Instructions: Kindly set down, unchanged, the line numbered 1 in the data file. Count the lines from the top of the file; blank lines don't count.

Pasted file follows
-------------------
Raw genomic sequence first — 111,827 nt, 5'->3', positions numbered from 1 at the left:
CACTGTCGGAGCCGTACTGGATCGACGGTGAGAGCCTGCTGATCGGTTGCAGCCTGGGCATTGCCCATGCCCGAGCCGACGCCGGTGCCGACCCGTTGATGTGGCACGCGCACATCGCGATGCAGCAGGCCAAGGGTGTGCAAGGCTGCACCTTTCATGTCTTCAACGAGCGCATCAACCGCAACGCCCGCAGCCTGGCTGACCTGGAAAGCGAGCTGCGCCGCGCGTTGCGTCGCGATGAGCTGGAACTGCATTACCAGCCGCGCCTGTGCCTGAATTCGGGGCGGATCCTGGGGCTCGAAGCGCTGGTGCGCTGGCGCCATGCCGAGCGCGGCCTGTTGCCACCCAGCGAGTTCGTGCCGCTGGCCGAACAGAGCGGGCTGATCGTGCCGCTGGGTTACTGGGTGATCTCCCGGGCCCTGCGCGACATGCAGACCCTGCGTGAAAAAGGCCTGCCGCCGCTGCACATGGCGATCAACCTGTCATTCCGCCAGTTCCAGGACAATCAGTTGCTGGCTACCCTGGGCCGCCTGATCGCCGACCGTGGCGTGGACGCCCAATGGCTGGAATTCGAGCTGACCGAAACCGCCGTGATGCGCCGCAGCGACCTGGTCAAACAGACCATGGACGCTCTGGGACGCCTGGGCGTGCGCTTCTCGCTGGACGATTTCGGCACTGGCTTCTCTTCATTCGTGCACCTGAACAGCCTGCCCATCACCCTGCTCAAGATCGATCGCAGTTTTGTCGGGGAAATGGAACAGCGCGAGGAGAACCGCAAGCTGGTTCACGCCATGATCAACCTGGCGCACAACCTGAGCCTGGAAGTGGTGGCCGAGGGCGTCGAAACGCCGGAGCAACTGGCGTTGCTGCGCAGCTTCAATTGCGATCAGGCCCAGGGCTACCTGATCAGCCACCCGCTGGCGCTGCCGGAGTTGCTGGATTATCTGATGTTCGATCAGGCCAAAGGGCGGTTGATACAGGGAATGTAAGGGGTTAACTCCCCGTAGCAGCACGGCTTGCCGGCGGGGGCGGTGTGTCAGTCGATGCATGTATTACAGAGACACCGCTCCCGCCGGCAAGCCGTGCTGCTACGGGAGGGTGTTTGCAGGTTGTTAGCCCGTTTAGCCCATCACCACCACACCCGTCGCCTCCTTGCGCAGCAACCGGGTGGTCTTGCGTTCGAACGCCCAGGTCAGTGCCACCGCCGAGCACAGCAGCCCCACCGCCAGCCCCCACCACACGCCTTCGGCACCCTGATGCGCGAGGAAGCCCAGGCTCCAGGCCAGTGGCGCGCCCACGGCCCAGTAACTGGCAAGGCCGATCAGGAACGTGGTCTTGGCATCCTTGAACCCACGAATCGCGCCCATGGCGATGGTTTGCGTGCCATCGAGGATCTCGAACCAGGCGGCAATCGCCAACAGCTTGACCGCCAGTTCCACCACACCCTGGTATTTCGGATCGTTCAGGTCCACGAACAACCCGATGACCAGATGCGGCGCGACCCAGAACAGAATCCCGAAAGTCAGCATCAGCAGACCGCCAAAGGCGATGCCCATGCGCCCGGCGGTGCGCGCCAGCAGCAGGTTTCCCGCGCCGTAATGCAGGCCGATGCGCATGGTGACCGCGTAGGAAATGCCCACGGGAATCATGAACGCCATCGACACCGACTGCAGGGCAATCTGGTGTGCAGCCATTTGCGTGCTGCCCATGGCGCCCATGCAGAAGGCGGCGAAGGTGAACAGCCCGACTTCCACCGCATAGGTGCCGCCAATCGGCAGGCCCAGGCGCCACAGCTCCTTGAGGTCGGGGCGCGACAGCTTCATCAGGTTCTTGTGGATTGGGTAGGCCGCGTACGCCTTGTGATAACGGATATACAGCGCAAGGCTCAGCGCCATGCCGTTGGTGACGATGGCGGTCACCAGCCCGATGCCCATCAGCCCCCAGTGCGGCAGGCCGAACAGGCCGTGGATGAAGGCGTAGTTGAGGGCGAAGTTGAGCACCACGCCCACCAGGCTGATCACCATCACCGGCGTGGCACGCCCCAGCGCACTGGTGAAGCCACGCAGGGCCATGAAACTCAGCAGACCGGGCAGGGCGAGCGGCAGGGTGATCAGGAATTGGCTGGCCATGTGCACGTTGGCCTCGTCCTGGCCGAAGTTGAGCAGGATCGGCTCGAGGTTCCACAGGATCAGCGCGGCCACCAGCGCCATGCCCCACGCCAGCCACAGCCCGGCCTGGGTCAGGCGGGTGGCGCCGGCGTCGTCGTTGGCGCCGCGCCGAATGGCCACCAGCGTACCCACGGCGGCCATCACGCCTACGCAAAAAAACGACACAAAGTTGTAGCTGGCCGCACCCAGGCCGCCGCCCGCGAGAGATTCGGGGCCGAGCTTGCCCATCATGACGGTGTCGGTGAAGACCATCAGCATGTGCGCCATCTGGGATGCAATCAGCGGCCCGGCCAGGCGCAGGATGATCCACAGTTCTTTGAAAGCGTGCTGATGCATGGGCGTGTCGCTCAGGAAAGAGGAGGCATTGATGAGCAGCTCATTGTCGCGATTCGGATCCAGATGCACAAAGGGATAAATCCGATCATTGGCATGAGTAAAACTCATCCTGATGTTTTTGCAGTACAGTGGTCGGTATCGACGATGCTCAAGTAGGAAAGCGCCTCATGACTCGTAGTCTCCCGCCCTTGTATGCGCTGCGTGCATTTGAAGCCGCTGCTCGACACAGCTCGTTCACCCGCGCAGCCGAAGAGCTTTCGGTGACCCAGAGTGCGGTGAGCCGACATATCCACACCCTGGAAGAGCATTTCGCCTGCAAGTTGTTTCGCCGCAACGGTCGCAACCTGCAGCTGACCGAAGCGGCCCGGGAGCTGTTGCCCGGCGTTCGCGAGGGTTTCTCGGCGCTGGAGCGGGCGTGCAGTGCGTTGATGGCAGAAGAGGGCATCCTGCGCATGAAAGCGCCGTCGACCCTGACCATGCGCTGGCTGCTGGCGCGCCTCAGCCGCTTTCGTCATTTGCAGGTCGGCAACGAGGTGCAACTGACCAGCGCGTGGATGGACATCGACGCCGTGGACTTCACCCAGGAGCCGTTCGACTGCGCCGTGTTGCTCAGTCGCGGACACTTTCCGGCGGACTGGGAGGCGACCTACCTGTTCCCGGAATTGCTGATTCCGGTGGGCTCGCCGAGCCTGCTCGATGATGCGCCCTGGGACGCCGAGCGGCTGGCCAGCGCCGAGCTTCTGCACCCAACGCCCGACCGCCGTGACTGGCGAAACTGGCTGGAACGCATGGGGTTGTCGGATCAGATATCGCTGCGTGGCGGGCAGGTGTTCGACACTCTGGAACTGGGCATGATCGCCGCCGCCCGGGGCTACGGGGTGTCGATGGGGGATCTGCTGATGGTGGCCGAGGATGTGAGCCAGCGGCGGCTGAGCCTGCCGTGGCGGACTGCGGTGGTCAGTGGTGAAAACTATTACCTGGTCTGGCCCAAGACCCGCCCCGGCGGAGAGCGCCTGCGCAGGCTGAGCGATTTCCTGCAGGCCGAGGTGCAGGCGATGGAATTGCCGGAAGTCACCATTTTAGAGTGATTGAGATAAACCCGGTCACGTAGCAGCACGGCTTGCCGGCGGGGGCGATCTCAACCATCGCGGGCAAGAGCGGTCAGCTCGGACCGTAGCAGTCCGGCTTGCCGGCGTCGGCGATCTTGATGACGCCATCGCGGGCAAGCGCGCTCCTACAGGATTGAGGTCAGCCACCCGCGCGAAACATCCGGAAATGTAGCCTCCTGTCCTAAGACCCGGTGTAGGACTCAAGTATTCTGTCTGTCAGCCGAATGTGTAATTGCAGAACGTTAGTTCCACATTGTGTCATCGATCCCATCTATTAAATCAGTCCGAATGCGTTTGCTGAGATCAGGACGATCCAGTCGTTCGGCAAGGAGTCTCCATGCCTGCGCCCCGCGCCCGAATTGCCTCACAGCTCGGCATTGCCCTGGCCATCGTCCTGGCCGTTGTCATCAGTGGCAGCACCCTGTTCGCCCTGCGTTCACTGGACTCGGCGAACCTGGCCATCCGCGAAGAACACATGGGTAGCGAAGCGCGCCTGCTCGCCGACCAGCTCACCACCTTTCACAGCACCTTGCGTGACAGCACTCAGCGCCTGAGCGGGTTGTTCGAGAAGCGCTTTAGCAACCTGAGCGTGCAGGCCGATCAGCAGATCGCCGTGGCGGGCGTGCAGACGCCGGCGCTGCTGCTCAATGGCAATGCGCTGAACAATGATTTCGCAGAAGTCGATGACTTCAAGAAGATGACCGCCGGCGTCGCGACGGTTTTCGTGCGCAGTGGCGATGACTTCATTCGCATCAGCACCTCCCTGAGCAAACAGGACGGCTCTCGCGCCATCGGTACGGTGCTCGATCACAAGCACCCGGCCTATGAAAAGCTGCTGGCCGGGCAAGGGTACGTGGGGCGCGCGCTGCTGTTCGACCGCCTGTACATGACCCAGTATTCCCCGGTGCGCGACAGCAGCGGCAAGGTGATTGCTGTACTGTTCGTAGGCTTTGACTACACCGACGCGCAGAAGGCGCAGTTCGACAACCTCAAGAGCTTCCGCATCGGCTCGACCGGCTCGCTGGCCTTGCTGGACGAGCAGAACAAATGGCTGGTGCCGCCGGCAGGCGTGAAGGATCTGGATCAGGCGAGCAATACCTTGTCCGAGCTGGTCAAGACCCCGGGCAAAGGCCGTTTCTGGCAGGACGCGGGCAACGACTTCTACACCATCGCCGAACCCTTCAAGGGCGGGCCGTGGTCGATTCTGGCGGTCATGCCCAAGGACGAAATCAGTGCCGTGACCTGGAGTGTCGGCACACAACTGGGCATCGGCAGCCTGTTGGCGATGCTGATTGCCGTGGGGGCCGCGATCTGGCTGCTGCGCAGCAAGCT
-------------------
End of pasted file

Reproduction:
Raw genomic sequence first — 111,827 nt, 5'->3', positions numbered from 1 at the left: